4. The touchscreen stack of claim 3, wherein a ratio of the second linear FWHM dimension profile to the first linear FWHM dimension profile is greater than 1.2.
5. The touchscreen stack of claim 3, wherein a ratio of the second linear FWHM dimension profile to the first linear FWHM dimension profile is greater than 1.5.
6. The touchscreen stack of claim 3, wherein a ratio of the second linear FWHM dimension profile to the pixel pitch of a pixel is less than 2.
7. The touchscreen stack of claim 3, wherein a ratio of the second linear FWHM dimension profile to the pixel pitch of a pixel is less than 3.
8. The touchscreen stack of claim 1, wherein the diffuser is isotropic.
9. The touchscreen stack of claim 1, wherein the diffuser is anisotropic.
 The instant application is a utility patent application the claims priority pursuant to 37 C.F.R. §1.120 to provisional application 61/541,263 filed on Sep. 30, 2011, which is incorporated herein by reference in its entirety.
 The present invention generally relates to touchscreen systems, and more particularly relates to methods and devices for eliminating or reducing optical artifacts such as Moire patterns.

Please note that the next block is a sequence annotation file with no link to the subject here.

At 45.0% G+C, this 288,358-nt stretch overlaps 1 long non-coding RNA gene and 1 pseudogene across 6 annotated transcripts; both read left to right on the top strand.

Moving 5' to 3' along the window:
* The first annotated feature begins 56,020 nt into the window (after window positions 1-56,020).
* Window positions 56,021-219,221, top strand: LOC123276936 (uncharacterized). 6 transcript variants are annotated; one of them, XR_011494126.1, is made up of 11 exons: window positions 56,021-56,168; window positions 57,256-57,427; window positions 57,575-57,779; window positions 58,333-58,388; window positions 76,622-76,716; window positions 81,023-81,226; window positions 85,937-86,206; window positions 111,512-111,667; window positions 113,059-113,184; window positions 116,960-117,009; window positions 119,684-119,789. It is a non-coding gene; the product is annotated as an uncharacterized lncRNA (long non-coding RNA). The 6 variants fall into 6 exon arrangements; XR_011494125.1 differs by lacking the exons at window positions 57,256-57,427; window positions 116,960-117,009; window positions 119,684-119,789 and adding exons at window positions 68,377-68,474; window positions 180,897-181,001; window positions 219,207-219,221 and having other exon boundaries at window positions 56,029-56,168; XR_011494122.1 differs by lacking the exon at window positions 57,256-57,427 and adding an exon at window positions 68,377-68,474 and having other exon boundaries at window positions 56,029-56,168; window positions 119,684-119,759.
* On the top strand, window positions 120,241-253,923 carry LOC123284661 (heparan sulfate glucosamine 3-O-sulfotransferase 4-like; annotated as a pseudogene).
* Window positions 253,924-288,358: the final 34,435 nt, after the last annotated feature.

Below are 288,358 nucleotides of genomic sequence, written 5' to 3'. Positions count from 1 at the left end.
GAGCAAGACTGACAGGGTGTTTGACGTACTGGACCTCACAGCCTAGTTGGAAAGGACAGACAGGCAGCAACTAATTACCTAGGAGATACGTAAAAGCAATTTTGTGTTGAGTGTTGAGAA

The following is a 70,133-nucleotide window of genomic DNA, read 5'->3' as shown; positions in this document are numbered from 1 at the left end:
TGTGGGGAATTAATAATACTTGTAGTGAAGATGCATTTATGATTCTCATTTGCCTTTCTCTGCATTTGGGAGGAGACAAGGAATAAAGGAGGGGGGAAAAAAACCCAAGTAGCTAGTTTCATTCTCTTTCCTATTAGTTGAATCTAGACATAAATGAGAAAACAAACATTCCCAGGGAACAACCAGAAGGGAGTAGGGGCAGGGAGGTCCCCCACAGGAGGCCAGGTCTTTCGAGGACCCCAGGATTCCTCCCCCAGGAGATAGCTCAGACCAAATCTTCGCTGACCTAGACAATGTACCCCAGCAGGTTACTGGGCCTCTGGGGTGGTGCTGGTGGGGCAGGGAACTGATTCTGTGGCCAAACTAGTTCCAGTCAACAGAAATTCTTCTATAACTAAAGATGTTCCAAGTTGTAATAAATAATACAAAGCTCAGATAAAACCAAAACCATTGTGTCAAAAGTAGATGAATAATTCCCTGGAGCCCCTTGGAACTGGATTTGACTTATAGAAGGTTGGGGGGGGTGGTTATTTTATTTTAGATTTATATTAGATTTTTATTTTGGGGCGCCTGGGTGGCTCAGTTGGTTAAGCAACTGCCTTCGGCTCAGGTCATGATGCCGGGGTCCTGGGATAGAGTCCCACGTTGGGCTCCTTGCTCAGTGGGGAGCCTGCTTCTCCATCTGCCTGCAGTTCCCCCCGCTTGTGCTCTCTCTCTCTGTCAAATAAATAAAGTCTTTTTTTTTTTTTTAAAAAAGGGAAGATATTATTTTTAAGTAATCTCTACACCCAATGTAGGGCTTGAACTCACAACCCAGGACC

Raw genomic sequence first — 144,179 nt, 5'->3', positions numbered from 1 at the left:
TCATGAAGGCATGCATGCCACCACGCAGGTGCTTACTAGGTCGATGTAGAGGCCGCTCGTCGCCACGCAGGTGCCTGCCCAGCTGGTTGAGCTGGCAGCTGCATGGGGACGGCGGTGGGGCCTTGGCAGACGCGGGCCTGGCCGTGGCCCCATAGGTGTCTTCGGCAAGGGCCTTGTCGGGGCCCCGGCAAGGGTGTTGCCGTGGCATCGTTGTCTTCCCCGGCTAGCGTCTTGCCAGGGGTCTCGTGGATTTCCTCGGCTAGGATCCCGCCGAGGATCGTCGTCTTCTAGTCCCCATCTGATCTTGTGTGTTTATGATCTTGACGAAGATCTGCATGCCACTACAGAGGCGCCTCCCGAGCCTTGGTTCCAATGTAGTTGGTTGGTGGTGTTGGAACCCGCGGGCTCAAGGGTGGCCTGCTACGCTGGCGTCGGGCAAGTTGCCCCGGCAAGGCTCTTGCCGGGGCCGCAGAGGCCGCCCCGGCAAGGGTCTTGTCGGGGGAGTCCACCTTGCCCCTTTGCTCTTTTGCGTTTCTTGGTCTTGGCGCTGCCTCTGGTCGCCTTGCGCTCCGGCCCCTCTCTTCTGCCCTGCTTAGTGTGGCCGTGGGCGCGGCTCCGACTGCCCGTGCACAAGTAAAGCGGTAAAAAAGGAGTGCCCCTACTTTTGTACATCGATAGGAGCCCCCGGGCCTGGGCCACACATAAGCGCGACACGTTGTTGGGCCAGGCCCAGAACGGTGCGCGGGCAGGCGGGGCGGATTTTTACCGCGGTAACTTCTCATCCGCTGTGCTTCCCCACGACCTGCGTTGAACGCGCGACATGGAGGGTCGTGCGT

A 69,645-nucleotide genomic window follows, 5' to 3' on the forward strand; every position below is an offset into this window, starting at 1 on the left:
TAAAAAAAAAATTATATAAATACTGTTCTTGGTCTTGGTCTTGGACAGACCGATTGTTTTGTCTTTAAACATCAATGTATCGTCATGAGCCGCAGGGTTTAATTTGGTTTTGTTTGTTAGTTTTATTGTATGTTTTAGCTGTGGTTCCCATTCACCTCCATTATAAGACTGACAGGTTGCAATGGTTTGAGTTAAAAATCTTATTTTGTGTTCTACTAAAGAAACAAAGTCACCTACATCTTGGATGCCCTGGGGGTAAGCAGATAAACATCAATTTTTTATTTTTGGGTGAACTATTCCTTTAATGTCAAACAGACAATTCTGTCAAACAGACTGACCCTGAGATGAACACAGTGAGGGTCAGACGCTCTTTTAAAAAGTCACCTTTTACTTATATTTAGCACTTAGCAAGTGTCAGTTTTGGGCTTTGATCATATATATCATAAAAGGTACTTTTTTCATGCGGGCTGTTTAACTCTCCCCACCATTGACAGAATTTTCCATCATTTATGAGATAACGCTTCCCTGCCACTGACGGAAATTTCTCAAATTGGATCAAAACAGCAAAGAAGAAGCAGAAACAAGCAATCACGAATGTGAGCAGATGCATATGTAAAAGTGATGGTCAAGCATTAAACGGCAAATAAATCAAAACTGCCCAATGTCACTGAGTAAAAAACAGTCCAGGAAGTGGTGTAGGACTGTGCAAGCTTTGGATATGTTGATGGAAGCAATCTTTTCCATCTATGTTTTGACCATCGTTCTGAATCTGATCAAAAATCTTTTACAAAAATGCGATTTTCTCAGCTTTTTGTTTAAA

The prevalence of display systems and devices that include touch screens is increasing. However, in certain cases optical artifacts such as Moire patterns occur. These effects can happen, for example, when one manufacturer's touchscreen is coupled to another vendor's LCD display. It has been determined that both devices incorporated patterned substructure within individual layers. Despite being highly transparent, the usual touch screen layers exhibited sufficient transmittance modulation of the pixelated LCD display output to result in Moire-style interference artifacts (e.g., spatial "beat frequencies") which were readily visible.
 When appropriate time and resources are available, it should be possible to custom design suitably compatible displays using touch screens such that artifacts are minimized or eliminated. However, in other applications and in varied environments, the opportunity for developing optimal touchscreen systems is cost prohibitive.